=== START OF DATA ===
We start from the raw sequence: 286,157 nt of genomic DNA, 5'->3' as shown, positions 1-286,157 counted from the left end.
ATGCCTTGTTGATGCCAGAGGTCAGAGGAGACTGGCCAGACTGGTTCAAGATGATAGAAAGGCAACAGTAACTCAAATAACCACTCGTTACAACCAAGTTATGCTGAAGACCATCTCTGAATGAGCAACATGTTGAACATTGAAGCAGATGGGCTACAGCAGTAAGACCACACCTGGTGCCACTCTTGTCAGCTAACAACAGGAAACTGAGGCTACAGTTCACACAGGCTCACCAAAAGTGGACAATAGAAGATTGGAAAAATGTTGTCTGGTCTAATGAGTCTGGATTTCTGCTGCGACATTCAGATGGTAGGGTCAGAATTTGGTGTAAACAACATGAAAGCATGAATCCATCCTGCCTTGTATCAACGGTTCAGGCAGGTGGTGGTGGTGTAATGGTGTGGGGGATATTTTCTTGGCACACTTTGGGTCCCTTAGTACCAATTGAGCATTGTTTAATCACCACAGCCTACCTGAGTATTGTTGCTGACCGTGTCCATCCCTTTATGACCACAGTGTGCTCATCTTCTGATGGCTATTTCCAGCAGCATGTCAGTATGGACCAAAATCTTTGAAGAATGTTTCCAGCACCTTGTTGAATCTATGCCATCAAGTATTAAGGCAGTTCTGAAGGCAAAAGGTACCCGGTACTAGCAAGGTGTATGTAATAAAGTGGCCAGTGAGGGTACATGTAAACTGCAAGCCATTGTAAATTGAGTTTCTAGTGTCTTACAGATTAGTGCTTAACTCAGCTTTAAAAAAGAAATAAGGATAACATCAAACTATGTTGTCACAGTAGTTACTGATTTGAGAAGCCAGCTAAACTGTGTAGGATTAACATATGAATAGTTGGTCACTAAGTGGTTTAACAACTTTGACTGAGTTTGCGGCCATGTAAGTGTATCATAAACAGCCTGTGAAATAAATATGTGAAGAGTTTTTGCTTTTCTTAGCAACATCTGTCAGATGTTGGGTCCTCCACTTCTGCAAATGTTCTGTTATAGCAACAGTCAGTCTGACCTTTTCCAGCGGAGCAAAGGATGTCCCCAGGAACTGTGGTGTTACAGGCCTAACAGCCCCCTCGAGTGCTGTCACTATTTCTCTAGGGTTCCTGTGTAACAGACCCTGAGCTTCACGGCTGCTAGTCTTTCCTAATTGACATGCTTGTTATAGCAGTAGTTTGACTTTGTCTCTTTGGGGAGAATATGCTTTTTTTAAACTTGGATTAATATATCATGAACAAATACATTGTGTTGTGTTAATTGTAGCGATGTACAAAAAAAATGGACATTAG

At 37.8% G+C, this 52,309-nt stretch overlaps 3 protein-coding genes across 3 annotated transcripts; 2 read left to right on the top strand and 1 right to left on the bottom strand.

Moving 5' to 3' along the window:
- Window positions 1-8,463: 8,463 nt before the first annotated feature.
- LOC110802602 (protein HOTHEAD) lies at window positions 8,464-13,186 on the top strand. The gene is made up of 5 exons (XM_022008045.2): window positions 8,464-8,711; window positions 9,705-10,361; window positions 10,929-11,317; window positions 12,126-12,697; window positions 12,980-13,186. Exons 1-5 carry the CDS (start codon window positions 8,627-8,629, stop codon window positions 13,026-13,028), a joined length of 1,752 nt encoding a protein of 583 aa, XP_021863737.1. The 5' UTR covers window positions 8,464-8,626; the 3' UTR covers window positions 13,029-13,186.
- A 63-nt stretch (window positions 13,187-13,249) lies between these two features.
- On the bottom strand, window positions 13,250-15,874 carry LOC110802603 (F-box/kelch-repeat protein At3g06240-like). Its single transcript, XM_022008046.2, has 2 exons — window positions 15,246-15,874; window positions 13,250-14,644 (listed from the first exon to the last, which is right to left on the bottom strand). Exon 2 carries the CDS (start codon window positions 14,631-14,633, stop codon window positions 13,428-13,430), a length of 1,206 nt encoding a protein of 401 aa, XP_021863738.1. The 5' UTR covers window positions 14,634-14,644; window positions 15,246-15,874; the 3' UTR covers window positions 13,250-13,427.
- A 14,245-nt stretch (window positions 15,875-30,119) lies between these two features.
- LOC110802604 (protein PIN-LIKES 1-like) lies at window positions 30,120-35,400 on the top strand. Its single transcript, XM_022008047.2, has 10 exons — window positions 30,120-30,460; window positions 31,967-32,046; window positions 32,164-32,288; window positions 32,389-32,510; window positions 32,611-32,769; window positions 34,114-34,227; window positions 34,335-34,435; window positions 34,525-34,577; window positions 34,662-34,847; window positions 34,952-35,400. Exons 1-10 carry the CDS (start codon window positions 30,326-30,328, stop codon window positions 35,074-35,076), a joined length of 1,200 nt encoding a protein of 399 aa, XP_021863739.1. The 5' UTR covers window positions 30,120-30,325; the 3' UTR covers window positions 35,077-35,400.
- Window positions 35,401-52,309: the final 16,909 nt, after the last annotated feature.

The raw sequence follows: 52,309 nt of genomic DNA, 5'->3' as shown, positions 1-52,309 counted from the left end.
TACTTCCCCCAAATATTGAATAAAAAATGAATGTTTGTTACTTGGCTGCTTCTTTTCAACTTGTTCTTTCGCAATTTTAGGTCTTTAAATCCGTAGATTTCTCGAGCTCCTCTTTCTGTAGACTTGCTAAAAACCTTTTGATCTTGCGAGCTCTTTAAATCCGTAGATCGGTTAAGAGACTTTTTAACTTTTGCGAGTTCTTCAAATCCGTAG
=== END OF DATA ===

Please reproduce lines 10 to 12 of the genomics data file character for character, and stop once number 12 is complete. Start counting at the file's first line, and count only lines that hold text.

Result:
- LOC110802604 (protein PIN-LIKES 1-like) lies at window positions 30,120-35,400 on the top strand. Its single transcript, XM_022008047.2, has 10 exons — window positions 30,120-30,460; window positions 31,967-32,046; window positions 32,164-32,288; window positions 32,389-32,510; window positions 32,611-32,769; window positions 34,114-34,227; window positions 34,335-34,435; window positions 34,525-34,577; window positions 34,662-34,847; window positions 34,952-35,400. Exons 1-10 carry the CDS (start codon window positions 30,326-30,328, stop codon window positions 35,074-35,076), a joined length of 1,200 nt encoding a protein of 399 aa, XP_021863739.1. The 5' UTR covers window positions 30,120-30,325; the 3' UTR covers window positions 35,077-35,400.
- Window positions 35,401-52,309: the final 16,909 nt, after the last annotated feature.

The raw sequence follows: 52,309 nt of genomic DNA, 5'->3' as shown, positions 1-52,309 counted from the left end.